You know the drill by now. Each company is assigned a grade, A through F, derived from revenue; GAAP earnings and earnings per share; subscriber data; and a swimsuit competition. "First quarter" refers to January through March, regardless of whether the carrier labels that as its fiscal first quarter, second quarter, etc.
Last quarter's European scorecard can be found here, while this quarter's North American scorecard can be found here.
Without further ado, (or is it adieu?) here are the results.
BT Group plc (NYSE: BT; London: BTA) is on a roll. This makes 20 consecutive quarters of earnings growth with income and EPS both up in the double digits. Sure, Britain is losing fixed-line subscribers as if they were colonies, but broadband subs continue to surge and more than make up the difference. We'd still like to see some data on its new video service, however. Until we can get an idea of how it's performing, it's hard to hand out anything higher than a B.
Table 1: British Telecom's Q1 2007 Scorecard
|*BT has not yet announced any subscriber data for its video service|
Deutsche Telekom: D
Just like last quarter, big strides in broadband subs are the only thing standing between Deutsche Telekom AG (NYSE: DT) and a big fat F. Profits are off by more than 50 percent (did East Germany become its own country again?), and we still don't know how well its video strategy is panning out.
As if that weren't enough, the German telco has to deal with 20,000 of its workers going on strike due to DT's continued lowering of wages. (See Deutsche Telekom Faces Strike.) Not a good sign for a company that needs to seriously cut costs.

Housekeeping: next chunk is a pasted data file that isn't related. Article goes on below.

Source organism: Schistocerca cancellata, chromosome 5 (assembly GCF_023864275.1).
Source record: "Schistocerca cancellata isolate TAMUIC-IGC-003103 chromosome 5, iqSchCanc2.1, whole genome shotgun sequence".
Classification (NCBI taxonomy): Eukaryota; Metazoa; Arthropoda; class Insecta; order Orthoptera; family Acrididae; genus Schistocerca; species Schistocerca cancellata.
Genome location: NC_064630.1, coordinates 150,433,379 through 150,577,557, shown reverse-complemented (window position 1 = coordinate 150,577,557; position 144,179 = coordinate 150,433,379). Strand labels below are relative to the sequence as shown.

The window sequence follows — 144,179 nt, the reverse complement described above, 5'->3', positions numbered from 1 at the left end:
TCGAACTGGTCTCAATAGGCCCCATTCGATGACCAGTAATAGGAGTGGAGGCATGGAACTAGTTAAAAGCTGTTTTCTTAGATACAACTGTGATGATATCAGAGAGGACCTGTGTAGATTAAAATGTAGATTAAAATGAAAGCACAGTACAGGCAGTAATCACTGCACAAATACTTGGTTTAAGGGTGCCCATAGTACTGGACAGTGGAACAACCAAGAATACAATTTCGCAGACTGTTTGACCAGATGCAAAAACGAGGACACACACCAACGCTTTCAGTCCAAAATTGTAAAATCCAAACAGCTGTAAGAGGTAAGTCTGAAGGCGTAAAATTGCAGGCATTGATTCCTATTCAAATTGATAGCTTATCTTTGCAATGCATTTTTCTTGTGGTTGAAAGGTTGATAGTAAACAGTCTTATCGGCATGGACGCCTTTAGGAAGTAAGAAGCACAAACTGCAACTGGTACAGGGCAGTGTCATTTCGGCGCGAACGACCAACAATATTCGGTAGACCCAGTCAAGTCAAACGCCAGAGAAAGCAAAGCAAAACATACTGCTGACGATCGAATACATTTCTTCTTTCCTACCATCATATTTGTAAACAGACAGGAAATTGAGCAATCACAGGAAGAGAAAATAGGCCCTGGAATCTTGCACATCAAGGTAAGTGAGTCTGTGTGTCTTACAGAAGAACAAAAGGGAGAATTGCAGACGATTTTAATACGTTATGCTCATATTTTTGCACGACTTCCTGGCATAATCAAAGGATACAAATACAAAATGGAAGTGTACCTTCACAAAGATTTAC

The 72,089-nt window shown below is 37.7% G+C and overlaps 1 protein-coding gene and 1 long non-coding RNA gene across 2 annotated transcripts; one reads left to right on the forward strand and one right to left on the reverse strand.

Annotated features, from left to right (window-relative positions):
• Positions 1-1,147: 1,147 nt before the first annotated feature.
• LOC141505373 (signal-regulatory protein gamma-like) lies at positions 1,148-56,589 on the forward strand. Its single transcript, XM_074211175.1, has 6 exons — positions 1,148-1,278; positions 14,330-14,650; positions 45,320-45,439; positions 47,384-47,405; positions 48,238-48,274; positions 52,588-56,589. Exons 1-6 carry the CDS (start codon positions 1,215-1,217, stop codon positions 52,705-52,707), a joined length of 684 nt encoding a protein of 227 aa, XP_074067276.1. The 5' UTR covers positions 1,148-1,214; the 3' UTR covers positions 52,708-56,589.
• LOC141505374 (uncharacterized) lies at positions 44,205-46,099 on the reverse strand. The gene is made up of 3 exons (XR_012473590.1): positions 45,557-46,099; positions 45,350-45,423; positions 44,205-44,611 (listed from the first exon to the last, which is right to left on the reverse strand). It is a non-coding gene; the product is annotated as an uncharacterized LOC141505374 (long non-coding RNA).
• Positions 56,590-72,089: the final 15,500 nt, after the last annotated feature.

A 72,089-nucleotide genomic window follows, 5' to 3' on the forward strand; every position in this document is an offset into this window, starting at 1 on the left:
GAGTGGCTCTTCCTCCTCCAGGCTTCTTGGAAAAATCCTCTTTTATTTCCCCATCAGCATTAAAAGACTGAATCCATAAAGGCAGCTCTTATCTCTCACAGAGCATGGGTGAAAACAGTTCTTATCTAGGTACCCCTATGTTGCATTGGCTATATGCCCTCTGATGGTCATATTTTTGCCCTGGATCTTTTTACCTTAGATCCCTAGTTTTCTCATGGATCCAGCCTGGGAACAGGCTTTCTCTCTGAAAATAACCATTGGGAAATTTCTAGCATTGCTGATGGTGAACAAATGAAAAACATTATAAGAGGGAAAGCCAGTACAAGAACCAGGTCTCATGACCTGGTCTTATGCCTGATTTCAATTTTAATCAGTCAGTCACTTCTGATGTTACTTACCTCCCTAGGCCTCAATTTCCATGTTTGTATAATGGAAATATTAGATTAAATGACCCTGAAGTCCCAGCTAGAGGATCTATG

Table 2: Deutsche Telekom's Q1 2007 Scorecard
|Revenue (Millions)||� 15,453||� 14,842||4.12%|
|Earnings (Millions)||� 459||� 1,090||-57.89%|
|GAAP EPS||� 0.11||� 0.26||-57.69%|
|*DT does not disclose subscriber data for its VDSL service|
France Telecom: I
We'd really like to give Orange (NYSE: FTE) a solid grade for the first quarter. Fixed-line subs were off by less than most of its peers, and broadband grew by 25 percent. Perhaps most impressive was the continued strength of its video service, which jumped 235 percent.
FT had set very aggressive goals with its IPTV strategy, and so far it's meeting expectations. But aside from a funny accent, the French also have funny accounting practices and only release full financial data every six months. Since we're left without income and EPS data, we have no choice but to give them an I for incomplete.
Table 3: France Telecom's Q1 2007 Scorecard
Make Telefónica SA (NYSE: TEF)'s Memorial Day hotdog a foot long. It deserves it. Everything was up for the Spanish carrier, even fixed access lines! Broadband and video, the two most important subscriber data points, were strong once again. Had earnings been up by a double-digit number, Telefónica likely would've earned the first ever A in carrier scorecard history. But with pedestrian progress made in those areas, it'll settle for the first ever A-.
Table 4: Telef�nica's Q1 2007 Scorecard
Telecom Italia: C-
Telecom Italia (TIM) received an I last quarter for turning in its annual report late. This time we've got some data to work with, but they show a flat quarter with hardly any movement in any key performance indicators. Even broadband subscribers hardly budged, up only 4.8 percent.
The carrier also dealt with a dropped acquisition bid by AT&T Inc. (NYSE: T), a company with a huge M&A fetish. (See AT&T Abandons Italian Bid.)
Telecom Italia also continued the European trend of not disclosing any data on its video service (a strategy AT&T might want to adopt with U-Verse), so we can't really draw any conclusions from that either.
Table 5: Telecom Italia's Q1 2007 Scorecard
— Raymond McConville, Reporter, Light Reading